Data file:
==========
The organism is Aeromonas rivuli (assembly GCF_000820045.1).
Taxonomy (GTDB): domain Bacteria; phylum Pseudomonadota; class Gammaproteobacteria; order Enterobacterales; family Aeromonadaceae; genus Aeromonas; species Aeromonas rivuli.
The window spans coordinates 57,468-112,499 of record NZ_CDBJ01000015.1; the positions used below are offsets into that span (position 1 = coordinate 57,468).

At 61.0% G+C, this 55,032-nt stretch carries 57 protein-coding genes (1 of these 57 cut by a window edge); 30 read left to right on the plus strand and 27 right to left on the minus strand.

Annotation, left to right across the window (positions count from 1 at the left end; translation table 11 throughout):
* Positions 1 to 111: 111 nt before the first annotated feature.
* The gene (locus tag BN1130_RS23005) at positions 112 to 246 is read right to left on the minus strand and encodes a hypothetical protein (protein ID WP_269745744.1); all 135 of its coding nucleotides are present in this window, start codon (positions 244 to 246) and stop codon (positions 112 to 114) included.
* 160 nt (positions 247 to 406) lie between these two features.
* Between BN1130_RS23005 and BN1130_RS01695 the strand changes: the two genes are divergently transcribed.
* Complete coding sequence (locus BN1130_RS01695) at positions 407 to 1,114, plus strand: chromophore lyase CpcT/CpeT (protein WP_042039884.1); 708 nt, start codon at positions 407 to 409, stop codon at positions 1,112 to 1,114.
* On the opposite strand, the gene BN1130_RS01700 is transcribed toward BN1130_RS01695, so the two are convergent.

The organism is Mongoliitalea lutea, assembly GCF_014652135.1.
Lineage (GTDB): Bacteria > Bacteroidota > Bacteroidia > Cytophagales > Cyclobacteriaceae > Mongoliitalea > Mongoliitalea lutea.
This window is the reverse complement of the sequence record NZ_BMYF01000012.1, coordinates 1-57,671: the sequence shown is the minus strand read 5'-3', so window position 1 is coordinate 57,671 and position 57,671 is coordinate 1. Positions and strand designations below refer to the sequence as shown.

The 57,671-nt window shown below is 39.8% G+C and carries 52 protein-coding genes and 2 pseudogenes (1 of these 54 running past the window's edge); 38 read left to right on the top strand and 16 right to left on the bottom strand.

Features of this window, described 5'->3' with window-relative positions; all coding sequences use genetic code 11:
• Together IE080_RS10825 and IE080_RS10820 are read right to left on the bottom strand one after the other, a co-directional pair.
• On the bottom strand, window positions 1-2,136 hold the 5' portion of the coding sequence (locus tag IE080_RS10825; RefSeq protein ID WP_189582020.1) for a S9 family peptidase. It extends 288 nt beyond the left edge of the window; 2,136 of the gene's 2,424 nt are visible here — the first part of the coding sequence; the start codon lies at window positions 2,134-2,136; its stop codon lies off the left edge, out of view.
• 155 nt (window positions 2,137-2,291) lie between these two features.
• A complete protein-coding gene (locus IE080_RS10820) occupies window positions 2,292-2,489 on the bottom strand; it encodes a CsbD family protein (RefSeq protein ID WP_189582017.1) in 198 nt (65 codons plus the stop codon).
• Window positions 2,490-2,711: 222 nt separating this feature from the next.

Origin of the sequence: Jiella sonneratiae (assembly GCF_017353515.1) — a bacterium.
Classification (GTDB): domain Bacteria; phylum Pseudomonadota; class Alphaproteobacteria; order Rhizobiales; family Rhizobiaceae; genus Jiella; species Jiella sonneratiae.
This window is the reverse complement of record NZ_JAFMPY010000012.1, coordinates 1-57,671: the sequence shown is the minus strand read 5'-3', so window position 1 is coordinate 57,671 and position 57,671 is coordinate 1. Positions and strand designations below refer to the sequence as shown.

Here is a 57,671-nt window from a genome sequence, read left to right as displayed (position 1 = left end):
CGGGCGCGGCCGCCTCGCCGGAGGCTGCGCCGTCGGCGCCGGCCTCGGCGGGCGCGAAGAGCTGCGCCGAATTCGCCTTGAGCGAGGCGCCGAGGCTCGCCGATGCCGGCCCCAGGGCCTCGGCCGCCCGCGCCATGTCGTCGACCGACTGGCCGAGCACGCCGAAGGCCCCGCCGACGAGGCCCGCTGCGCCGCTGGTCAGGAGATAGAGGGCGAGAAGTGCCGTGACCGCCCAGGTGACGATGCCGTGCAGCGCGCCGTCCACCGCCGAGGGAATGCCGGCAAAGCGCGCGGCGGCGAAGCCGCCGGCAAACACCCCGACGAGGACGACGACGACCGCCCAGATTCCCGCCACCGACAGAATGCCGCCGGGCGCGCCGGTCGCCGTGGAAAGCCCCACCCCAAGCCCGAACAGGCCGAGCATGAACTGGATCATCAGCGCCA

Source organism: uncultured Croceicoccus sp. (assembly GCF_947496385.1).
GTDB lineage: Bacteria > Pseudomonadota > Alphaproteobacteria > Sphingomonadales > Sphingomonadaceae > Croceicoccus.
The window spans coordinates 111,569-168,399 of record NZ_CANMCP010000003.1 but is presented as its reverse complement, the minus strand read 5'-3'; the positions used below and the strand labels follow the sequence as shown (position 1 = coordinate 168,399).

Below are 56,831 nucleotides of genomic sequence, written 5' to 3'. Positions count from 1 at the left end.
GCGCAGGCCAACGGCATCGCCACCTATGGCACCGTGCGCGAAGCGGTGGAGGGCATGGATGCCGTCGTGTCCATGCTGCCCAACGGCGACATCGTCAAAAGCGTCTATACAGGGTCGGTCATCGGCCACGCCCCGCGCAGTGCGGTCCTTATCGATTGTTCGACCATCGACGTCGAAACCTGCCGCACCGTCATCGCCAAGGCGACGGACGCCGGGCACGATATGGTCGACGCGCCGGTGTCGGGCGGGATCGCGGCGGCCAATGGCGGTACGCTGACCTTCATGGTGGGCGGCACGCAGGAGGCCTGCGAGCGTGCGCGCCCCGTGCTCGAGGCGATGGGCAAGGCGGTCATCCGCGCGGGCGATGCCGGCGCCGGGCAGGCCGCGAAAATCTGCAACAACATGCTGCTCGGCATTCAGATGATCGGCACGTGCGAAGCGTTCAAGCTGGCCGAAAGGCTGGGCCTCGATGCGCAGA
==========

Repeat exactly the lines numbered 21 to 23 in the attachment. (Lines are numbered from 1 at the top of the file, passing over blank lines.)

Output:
• Window positions 2,490-2,711: 222 nt separating this feature from the next.

Origin of the sequence: Jiella sonneratiae (assembly GCF_017353515.1) — a bacterium.
Classification (GTDB): domain Bacteria; phylum Pseudomonadota; class Alphaproteobacteria; order Rhizobiales; family Rhizobiaceae; genus Jiella; species Jiella sonneratiae.